Author Archives: Jillian Mock

The Finale

For us seniors, May is a month of lasts. The last time you’ll hike snake mountain, the last time you’ll have chicken parm in proctor, the last Vermont sunrise you’ll watch over the football field before graduation. For many of our class, it’s also the end 16+ years of continuous schooling – the last time to be in a college classroom, the last paper you’ll ever write for a professor, the last exam you’ll sit in, that last powerpoint presentation.

As an environmental studies major, my last assignment at Middlebury College was a culmination of all these academic milestones. The capstone environmental studies course, called ‘401’ for short after the course, always consists of a group project with a community partner focusing intensely on one particular environmentally related issue. This semester, all our projects focused on environmental innovations occurring in Rutland County, about an hour south of Midd.

Therefore, for the past semester I have been working with a group of three other students from different foci and the Rutland Area Farm and Food Link (RAFFL), an organization that is devoted to fostering the farm-to-plate movement in Rutland County. We ambitiously aimed to make a video for our project based on interviews we conducted with farmers, restaurant owners, chefs, hunters, anglers, even insurance agents, about their connections to food and eating local. As a result, we took upwards of 10 trips to Rutland as a group during the semester, interviewed 12 people, conducted 5 short surveys, and attended several food-related events, like the farmer’s market.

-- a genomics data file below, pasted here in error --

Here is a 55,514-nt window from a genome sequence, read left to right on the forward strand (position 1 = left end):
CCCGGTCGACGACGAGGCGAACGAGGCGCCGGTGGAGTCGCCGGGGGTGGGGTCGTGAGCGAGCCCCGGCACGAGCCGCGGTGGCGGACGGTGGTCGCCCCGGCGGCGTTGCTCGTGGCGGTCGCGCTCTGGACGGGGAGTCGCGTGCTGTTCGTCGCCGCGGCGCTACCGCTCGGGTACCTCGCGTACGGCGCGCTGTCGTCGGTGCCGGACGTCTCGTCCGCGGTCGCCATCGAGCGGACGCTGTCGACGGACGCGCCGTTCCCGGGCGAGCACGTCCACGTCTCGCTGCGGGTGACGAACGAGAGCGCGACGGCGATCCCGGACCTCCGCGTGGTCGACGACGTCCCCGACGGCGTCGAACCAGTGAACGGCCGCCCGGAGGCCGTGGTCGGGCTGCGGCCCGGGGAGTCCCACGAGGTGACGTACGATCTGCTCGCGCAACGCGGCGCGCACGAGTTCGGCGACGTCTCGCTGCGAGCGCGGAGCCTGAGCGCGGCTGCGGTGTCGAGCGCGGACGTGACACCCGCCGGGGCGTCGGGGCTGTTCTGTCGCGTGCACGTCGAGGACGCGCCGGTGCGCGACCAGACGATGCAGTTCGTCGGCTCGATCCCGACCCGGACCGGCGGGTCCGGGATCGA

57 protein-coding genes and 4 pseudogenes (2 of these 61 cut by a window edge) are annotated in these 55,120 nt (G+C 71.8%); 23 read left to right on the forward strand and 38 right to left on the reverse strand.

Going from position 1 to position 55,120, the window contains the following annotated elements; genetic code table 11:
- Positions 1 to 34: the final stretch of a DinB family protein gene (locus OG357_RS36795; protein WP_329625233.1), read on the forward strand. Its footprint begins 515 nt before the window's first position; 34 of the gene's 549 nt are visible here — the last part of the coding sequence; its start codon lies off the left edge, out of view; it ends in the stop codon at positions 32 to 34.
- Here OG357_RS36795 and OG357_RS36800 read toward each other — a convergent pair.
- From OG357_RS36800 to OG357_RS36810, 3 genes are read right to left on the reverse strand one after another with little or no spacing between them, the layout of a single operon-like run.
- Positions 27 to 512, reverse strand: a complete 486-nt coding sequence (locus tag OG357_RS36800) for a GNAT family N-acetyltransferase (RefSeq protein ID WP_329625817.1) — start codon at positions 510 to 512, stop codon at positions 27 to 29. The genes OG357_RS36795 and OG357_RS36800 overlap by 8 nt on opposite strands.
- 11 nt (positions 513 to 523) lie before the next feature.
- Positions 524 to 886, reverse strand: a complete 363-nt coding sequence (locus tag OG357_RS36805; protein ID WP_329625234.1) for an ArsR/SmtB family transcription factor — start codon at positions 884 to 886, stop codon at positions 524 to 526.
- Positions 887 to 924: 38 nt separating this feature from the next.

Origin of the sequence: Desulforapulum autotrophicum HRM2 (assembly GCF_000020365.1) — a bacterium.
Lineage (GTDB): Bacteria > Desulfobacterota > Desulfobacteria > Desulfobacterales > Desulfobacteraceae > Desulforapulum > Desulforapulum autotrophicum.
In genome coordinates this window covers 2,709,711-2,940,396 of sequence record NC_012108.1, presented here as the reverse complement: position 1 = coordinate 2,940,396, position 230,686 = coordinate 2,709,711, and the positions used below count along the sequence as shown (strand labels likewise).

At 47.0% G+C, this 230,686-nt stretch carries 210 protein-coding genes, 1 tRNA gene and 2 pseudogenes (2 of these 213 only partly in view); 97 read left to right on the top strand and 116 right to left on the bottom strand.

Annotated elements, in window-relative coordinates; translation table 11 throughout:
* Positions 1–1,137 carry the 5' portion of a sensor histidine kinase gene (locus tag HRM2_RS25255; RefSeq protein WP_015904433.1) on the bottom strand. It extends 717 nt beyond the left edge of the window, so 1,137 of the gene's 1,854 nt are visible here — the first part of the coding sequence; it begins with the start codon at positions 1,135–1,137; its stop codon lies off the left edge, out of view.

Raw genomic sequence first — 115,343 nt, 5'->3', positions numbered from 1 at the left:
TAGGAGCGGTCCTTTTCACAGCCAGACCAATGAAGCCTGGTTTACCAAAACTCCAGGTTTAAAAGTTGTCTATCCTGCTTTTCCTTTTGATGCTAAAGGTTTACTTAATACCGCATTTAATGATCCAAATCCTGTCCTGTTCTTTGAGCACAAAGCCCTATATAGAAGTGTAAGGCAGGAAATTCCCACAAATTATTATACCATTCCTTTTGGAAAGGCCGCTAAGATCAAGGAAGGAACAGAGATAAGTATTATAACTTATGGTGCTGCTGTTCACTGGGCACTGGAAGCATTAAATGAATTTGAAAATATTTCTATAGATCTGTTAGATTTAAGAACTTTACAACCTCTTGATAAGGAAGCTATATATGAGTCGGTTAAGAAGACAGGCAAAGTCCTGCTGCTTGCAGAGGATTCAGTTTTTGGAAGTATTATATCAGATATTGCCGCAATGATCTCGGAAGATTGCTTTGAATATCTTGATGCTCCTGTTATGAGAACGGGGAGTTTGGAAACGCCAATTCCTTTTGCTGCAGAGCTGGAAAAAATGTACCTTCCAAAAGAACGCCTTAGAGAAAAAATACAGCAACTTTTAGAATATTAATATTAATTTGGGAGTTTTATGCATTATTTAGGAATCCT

Last night, we finally had the chance to present everything we’ve worked so hard on to our community parnters at RAFFL, our professors, and the rest of the Rutland Community. We did our presentations actually in Rutland, as opposed to here at the college per usual, at the Rutland Public Library. To max out on academic potential, we presented a PowerPoint presentation, turned in a 22 page written report, made a website, and finalized and aired our video (which was so nerve-wracking it certainly felt like taking an exam!).

All in all, the feedback we received and the positive reception from our professors and community partners made the entire semester worthwhile. All the long drives and long days spent editing video footage paid off in a capstone presentation of which I am truly proud. It was an appropriately ambitious way to finish out my final semester here. I can’t believe last night I turned in my last paper, presentation, and test. All good and satisfying lasts.